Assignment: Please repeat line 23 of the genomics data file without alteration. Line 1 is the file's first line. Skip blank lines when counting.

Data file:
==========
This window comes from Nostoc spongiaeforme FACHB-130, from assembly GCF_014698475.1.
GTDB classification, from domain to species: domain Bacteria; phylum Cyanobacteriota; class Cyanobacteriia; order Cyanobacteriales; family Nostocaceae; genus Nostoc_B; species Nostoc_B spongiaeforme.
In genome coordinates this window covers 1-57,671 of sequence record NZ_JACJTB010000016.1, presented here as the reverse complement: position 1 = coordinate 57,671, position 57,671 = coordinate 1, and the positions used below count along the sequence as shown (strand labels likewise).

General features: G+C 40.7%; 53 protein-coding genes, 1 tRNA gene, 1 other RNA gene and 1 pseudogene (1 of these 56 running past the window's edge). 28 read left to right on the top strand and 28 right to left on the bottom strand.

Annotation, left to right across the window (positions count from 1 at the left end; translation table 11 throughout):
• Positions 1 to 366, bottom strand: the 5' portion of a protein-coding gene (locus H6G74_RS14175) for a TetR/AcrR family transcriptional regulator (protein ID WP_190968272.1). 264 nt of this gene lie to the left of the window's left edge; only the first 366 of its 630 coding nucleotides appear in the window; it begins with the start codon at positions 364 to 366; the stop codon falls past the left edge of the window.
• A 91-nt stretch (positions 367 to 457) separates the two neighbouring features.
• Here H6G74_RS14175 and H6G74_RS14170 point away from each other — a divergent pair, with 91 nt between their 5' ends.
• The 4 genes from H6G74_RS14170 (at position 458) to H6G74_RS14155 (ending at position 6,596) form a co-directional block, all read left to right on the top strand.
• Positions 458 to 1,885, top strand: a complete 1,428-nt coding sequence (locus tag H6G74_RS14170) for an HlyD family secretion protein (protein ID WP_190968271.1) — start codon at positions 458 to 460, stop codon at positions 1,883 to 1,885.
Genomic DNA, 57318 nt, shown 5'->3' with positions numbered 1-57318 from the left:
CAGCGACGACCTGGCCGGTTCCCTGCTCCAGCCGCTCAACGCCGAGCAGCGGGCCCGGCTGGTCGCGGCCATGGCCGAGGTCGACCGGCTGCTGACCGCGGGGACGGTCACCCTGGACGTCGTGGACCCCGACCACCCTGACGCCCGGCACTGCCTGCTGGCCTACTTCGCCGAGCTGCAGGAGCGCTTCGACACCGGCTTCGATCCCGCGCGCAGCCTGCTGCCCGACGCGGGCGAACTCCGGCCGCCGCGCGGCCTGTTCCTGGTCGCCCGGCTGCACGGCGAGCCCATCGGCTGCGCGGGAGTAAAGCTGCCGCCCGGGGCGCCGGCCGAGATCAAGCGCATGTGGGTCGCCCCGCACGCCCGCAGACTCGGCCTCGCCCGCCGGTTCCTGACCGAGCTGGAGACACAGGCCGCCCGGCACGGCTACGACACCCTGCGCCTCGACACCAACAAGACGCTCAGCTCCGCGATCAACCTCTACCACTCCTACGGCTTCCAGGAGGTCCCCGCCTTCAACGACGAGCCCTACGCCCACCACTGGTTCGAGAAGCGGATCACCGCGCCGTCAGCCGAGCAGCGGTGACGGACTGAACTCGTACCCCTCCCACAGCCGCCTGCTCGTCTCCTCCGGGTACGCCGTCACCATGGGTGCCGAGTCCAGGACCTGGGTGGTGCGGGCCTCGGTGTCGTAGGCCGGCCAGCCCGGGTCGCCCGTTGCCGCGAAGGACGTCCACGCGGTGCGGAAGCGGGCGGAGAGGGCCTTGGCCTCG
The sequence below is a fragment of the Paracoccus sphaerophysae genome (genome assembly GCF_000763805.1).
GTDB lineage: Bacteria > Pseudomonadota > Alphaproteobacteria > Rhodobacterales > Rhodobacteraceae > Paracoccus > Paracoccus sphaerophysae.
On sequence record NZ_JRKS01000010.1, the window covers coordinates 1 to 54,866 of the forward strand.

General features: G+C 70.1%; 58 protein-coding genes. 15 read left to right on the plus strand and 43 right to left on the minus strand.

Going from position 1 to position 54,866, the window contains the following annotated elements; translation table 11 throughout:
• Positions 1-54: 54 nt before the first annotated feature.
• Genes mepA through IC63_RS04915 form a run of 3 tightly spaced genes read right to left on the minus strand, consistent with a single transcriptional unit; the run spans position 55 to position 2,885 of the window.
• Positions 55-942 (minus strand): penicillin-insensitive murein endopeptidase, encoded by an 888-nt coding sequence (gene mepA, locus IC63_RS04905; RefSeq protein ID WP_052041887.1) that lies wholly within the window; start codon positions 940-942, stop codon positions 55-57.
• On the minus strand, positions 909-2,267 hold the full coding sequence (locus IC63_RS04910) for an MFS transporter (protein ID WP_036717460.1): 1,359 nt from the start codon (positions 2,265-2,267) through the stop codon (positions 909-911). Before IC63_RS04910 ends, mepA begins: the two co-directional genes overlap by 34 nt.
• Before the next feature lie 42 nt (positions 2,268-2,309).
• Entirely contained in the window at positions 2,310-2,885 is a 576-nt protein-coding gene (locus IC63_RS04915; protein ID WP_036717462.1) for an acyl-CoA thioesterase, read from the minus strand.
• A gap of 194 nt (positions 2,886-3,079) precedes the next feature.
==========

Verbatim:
• Entirely contained in the window at positions 2,310-2,885 is a 576-nt protein-coding gene (locus IC63_RS04915; protein ID WP_036717462.1) for an acyl-CoA thioesterase, read from the minus strand.